Cultivating Appreciation for Sufferings

A vital element in our practice and understanding of dharma is a sense of appreciation. In the way I’m using the word, it’s not the same as gratitude. Gratitude is a feeling in response to something received – a kindness, a gift, an opportunity. Appreciation, on the other hand, is a quality that should always be present and is not dependent upon any external causes. It goes beyond merely being an aesthetic admiration of the beauty and wonder of life. We develop this sense of appreciation at the very core of our being and it encompasses everything we observe and experience. That includes appreciation for our sufferings.

We naturally want to avoid suffering. We seek freedom from life’s miseries. Buddhism is supposed to help us attain nirvana, which is freedom from sufferings. In Mahayana, we say that sufferings are nirvana. Many people wonder how that makes sense. How can nirvana be the very thing we are seeking to escape?

Understanding “sufferings are nirvana” begins with the recognition of a simple fact: it is only through suffering that we can even approach nirvana. It’s like the simile of the raft. You’re on this shore and in order to reach the other shore, where nirvana awaits, you must cross over the sea of suffering. There’s no other way. You have to do it.

In Shoji (“Birth and Death”), Dogen wrote,

When we see that sufferings are themselves nirvana, there is no need to avoid suffering or to seek nirvana. Only with this understanding is there a possibility for freedom from birth and death.

“Birth and death” is often a metaphor for Samsara, this mundane world we inhabit, and because Samsara is permeated with suffering, so it too is a metaphor, representing suffering itself. What Dogen is saying is that nirvana can be found only in the here and now, in this world, in the midst of suffering.

He also says that there is no need to avoid suffering, but the truth is we cannot avoid them. Now, he’s actually referring to the non-dual nature of sufferings and nirvana, and he may not have also had the idea of cultivating appreciation for suffering in his mind when he wrote those words, but they certainly lend themselves to that additional interpretation.

Appreciation for one’s sufferings may be a hard concept to wrap our minds around, but when you consider, for instance, that suffering can be a teacher, it starts to make sense.

I didn’t pay that much attention in the past when people would tell me about the loss of a pet. Kinda like baby pictures. To me, all babies look the same. Ho hum. Yawn. But now I know what it feels like to lose a beloved pet. When I hear of someone’s loss in the future, I’ll be able to feel their pain. I had to do through my own suffering to be able to see the suffering of others. My personal suffering taught me a lesson.

A small lesson, perhaps, and yet, that’s what life really consists of – small things. The big stuff, the large events of life come few and far between, actually. Typically, life is just a series of small moments. That’s one reason why mindfulness practice is so beneficial. Because mindfulness helps us to become aware and have appreciation for the small, present moments that make up our life. And the small lessons.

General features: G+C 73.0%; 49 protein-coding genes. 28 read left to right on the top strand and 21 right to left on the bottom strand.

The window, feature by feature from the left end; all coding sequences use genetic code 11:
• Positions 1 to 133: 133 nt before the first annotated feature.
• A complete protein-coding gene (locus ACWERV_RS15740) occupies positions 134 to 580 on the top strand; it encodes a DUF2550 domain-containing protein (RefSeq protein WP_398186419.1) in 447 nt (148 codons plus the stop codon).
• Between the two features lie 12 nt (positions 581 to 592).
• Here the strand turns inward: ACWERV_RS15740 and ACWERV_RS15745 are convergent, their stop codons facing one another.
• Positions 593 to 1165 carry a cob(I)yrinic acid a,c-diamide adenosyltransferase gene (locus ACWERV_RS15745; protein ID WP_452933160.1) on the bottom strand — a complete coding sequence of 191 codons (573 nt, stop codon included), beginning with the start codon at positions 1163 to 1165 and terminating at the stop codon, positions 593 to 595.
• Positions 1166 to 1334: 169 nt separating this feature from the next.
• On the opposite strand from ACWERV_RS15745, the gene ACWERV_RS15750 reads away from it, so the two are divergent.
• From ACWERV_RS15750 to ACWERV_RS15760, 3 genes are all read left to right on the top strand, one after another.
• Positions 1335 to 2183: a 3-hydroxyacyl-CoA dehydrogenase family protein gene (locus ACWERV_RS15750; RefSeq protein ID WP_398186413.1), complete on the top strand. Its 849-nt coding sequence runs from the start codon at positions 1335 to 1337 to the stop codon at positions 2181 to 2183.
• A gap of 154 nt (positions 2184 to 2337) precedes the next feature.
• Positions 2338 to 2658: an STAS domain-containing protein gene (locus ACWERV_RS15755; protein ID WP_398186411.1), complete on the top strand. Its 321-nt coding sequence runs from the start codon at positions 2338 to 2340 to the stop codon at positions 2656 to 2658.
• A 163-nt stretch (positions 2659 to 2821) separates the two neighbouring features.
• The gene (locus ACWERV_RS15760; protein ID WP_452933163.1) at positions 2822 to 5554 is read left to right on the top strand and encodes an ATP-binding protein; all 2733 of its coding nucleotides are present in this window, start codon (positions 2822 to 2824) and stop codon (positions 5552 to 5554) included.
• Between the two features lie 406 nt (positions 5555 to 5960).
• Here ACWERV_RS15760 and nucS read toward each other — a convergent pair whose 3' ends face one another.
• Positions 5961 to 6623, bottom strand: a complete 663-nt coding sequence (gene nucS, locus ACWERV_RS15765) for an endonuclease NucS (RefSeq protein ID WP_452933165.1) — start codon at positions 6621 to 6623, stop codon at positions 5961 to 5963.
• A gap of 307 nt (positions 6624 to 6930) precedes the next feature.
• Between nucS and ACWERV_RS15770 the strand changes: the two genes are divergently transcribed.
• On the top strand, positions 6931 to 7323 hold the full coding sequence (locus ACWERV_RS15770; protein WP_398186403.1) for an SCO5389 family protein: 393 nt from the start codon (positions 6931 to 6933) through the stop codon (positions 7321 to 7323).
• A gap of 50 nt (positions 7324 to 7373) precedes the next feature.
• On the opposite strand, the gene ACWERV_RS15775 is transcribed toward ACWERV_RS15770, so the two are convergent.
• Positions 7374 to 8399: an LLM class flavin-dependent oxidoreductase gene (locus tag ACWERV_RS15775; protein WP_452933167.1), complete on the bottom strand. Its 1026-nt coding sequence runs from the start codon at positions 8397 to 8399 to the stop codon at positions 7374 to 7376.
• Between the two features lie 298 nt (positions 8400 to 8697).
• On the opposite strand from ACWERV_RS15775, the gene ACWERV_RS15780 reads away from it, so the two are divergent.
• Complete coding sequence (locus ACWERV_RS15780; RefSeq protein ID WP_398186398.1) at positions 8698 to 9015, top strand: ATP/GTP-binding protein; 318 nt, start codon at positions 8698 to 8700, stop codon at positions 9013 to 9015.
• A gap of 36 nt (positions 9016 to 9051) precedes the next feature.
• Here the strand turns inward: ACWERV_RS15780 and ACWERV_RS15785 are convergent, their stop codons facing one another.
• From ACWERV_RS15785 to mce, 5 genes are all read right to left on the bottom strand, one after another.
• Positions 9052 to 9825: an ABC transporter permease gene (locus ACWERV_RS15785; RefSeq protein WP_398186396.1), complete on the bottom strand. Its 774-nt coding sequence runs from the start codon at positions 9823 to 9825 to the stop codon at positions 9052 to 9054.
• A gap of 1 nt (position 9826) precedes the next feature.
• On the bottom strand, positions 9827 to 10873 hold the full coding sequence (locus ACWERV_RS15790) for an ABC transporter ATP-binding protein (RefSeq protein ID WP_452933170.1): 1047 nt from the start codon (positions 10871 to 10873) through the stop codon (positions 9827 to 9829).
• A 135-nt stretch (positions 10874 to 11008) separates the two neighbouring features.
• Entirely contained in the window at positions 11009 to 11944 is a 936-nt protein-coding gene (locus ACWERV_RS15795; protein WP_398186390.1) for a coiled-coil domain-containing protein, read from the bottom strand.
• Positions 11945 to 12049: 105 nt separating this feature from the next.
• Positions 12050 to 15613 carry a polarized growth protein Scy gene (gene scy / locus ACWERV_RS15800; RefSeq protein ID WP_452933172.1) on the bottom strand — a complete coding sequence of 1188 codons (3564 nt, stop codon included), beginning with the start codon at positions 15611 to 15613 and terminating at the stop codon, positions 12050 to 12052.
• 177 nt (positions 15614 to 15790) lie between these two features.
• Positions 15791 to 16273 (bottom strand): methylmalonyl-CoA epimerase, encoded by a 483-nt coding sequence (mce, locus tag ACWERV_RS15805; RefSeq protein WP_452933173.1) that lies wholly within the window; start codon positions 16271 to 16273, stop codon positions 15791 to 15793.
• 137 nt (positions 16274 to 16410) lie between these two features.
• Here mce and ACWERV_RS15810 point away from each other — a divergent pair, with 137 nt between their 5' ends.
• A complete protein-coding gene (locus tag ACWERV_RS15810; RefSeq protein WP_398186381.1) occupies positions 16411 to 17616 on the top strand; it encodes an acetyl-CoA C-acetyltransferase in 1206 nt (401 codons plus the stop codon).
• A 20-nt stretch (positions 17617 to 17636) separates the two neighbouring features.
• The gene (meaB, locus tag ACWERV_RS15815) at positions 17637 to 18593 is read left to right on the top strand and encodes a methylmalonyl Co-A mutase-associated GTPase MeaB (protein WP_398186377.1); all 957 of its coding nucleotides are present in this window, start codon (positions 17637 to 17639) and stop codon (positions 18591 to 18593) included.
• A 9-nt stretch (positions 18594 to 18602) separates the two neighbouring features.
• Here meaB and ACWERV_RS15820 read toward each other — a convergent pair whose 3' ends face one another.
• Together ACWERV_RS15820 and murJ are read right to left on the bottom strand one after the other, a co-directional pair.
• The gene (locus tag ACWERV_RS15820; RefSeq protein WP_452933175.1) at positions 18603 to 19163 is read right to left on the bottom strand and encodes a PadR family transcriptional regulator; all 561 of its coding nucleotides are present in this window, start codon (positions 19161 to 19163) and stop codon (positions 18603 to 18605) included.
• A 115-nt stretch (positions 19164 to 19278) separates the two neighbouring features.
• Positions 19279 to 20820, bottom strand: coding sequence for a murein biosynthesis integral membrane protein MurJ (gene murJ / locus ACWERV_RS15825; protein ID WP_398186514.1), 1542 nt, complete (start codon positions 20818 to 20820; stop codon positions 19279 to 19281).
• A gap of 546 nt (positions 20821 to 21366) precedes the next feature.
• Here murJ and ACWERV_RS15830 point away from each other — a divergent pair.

Appreciation is a prerequisite for awakening. We often think of awakening as being this big, esoteric thing. A quality of an elevated state of being. But awakening, too, essentially is rather small. At least, it starts out that way. It’s just being aware of the moment you’re in. Thich Nhat Hanh came up with a little verse I like a lot:

Breathing in, I am happy.
Breathing out, I smile.
I am in the present moment.
It’s a wonderful moment.

That moment may be joyful or sorrowful. Buddhism doesn’t make any distinctions between what sort of present moments are worthy of our awareness. Nevertheless, whether the moment is good or bad, if you have appreciation, it’s wonderful. To be able to see it in that way is the essence of awakening, perhaps even the key to freedom.

We cannot avoid sufferings, so when they come, try to cultivate appreciation. It’s hard to do, but within your suffering is something very valuable for your life. Remember that irritation is the stimulation that produces a pearl. Should a tiny grain of sand get inside an oyster’s shell, the oyster coats the irritant with layers of fluid, and from that coating, a pearl is formed. No irritation, no suffering – no pearl.

My present tribulation is not so heavy,
And will be beneficial;
Let me be glad of a suffering
That redeems the world of its suffering.

– Shantideva, Guide to the Bodhisattva Way of Life


2 thoughts on “Cultivating Appreciation for Sufferings

  1. Hi David,

    I think you summed it up in the first paragraph: Appreciation is not dependent on causes.

    This is one way of stating the defining characteristic of the Buddha’s insight into existence, even in the early scriptures. It reminds me of the Mahakasyapa’s verse when he first found the Buddha as his teacher. I’m paraphrasing, but it was something like “The Blessed One has seen that all things arise from causes, and for those causes, he has found their cessation.”

    Because it is free from causes, I often think of this appreciation as having a transcendental quality. I think it actually translates maitri/metta pretty well.

    Also, kudos for the Shantideva quote! I was reciting the Padmakara Group’s translation of that very text yesterday.

    1. Thanks for your comment. Sorry, it took so long to show up, but it went into my spam folder, which I rarely go through.

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